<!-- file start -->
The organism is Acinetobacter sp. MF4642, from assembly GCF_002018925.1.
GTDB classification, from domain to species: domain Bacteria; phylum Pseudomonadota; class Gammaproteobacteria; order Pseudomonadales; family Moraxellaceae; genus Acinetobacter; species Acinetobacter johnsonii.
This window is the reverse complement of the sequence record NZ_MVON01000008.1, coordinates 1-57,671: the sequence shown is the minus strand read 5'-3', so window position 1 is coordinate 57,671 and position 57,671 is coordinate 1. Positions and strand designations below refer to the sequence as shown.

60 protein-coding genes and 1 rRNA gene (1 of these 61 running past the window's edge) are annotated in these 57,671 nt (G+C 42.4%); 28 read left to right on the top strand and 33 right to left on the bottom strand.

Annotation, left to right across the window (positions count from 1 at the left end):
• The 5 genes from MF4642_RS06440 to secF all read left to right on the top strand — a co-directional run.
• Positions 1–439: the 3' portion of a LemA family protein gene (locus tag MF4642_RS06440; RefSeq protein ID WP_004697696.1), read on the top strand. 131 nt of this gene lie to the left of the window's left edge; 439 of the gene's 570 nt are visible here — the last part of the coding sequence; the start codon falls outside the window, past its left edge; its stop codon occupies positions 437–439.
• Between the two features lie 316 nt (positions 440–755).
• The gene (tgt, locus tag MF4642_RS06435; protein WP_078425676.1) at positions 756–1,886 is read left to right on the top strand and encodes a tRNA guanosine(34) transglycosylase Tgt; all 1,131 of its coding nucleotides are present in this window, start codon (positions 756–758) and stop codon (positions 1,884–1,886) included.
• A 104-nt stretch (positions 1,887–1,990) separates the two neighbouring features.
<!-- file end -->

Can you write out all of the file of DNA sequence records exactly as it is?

The organism is Acinetobacter sp. MF4642, from assembly GCF_002018925.1.
GTDB classification, from domain to species: domain Bacteria; phylum Pseudomonadota; class Gammaproteobacteria; order Pseudomonadales; family Moraxellaceae; genus Acinetobacter; species Acinetobacter johnsonii.
This window is the reverse complement of the sequence record NZ_MVON01000008.1, coordinates 1-57,671: the sequence shown is the minus strand read 5'-3', so window position 1 is coordinate 57,671 and position 57,671 is coordinate 1. Positions and strand designations below refer to the sequence as shown.

60 protein-coding genes and 1 rRNA gene (1 of these 61 running past the window's edge) are annotated in these 57,671 nt (G+C 42.4%); 28 read left to right on the top strand and 33 right to left on the bottom strand.

Annotation, left to right across the window (positions count from 1 at the left end):
• The 5 genes from MF4642_RS06440 to secF all read left to right on the top strand — a co-directional run.
• Positions 1–439: the 3' portion of a LemA family protein gene (locus tag MF4642_RS06440; RefSeq protein ID WP_004697696.1), read on the top strand. 131 nt of this gene lie to the left of the window's left edge; 439 of the gene's 570 nt are visible here — the last part of the coding sequence; the start codon falls outside the window, past its left edge; its stop codon occupies positions 437–439.
• Between the two features lie 316 nt (positions 440–755).
• The gene (tgt, locus tag MF4642_RS06435; protein WP_078425676.1) at positions 756–1,886 is read left to right on the top strand and encodes a tRNA guanosine(34) transglycosylase Tgt; all 1,131 of its coding nucleotides are present in this window, start codon (positions 756–758) and stop codon (positions 1,884–1,886) included.
• A 104-nt stretch (positions 1,887–1,990) separates the two neighbouring features.